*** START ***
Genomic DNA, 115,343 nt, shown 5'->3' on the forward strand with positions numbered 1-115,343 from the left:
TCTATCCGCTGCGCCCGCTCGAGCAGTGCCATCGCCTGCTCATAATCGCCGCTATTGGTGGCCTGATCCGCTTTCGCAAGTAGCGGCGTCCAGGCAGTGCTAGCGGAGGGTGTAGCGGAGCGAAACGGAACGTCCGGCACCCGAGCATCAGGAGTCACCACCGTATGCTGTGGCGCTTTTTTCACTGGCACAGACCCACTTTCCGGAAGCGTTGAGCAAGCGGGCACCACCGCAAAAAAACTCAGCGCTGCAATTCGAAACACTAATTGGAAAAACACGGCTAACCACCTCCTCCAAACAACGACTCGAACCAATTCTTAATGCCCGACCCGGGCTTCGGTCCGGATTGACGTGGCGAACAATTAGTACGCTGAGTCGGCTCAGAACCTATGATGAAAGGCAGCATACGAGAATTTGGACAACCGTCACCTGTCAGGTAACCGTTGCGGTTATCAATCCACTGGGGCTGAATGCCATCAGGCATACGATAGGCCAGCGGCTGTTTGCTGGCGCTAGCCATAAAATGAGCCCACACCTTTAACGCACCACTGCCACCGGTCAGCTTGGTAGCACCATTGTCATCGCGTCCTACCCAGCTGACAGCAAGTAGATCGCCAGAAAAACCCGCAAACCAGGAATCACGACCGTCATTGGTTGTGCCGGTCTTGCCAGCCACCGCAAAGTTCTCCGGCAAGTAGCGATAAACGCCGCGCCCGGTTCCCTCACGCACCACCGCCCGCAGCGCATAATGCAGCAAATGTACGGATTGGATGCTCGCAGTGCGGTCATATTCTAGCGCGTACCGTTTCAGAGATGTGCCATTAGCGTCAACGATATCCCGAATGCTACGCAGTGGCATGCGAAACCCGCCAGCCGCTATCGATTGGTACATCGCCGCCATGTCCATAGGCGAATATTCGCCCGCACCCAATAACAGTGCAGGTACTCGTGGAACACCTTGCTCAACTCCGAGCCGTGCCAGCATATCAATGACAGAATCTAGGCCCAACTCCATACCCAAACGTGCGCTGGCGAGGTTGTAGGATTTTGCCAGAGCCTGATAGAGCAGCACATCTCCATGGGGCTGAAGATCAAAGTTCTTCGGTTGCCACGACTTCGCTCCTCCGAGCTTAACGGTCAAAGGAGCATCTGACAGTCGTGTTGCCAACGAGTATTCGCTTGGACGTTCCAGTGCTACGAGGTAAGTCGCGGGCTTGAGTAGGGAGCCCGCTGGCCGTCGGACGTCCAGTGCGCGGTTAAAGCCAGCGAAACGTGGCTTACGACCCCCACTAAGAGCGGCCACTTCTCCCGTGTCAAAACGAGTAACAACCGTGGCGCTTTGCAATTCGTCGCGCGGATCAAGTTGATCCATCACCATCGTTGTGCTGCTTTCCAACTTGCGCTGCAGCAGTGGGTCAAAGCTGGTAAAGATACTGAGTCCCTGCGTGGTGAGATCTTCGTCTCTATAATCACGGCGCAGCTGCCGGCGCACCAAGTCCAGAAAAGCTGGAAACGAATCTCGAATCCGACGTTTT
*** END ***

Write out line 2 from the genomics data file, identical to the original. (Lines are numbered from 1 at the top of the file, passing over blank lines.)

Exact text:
TCTATCCGCTGCGCCCGCTCGAGCAGTGCCATCGCCTGCTCATAATCGCCGCTATTGGTGGCCTGATCCGCTTTCGCAAGTAGCGGCGTCCAGGCAGTGCTAGCGGAGGGTGTAGCGGAGCGAAACGGAACGTCCGGCACCCGAGCATCAGGAGTCACCACCGTATGCTGTGGCGCTTTTTTCACTGGCACAGACCCACTTTCCGGAAGCGTTGAGCAAGCGGGCACCACCGCAAAAAAACTCAGCGCTGCAATTCGAAACACTAATTGGAAAAACACGGCTAACCACCTCCTCCAAACAACGACTCGAACCAATTCTTAATGCCCGACCCGGGCTTCGGTCCGGATTGACGTGGCGAACAATTAGTACGCTGAGTCGGCTCAGAACCTATGATGAAAGGCAGCATACGAGAATTTGGACAACCGTCACCTGTCAGGTAACCGTTGCGGTTATCAATCCACTGGGGCTGAATGCCATCAGGCATACGATAGGCCAGCGGCTGTTTGCTGGCGCTAGCCATAAAATGAGCCCACACCTTTAACGCACCACTGCCACCGGTCAGCTTGGTAGCACCATTGTCATCGCGTCCTACCCAGCTGACAGCAAGTAGATCGCCAGAAAAACCCGCAAACCAGGAATCACGACCGTCATTGGTTGTGCCGGTCTTGCCAGCCACCGCAAAGTTCTCCGGCAAGTAGCGATAAACGCCGCGCCCGGTTCCCTCACGCACCACCGCCCGCAGCGCATAATGCAGCAAATGTACGGATTGGATGCTCGCAGTGCGGTCATATTCTAGCGCGTACCGTTTCAGAGATGTGCCATTAGCGTCAACGATATCCCGAATGCTACGCAGTGGCATGCGAAACCCGCCAGCCGCTATCGATTGGTACATCGCCGCCATGTCCATAGGCGAATATTCGCCCGCACCCAATAACAGTGCAGGTACTCGTGGAACACCTTGCTCAACTCCGAGCCGTGCCAGCATATCAATGACAGAATCTAGGCCCAACTCCATACCCAAACGTGCGCTGGCGAGGTTGTAGGATTTTGCCAGAGCCTGATAGAGCAGCACATCTCCATGGGGCTGAAGATCAAAGTTCTTCGGTTGCCACGACTTCGCTCCTCCGAGCTTAACGGTCAAAGGAGCATCTGACAGTCGTGTTGCCAACGAGTATTCGCTTGGACGTTCCAGTGCTACGAGGTAAGTCGCGGGCTTGAGTAGGGAGCCCGCTGGCCGTCGGACGTCCAGTGCGCGGTTAAAGCCAGCGAAACGTGGCTTACGACCCCCACTAAGAGCGGCCACTTCTCCCGTGTCAAAACGAGTAACAACCGTGGCGCTTTGCAATTCGTCGCGCGGATCAAGTTGATCCATCACCATCGTTGTGCTGCTTTCCAACTTGCGCTGCAGCAGTGGGTCAAAGCTGGTAAAGATACTGAGTCCCTGCGTGGTGAGATCTTCGTCTCTATAATCACGGCGCAGCTGCCGGCGCACCAAGTCCAGAAAAGCTGGAAACGAATCTCGAATCCGACGTTTT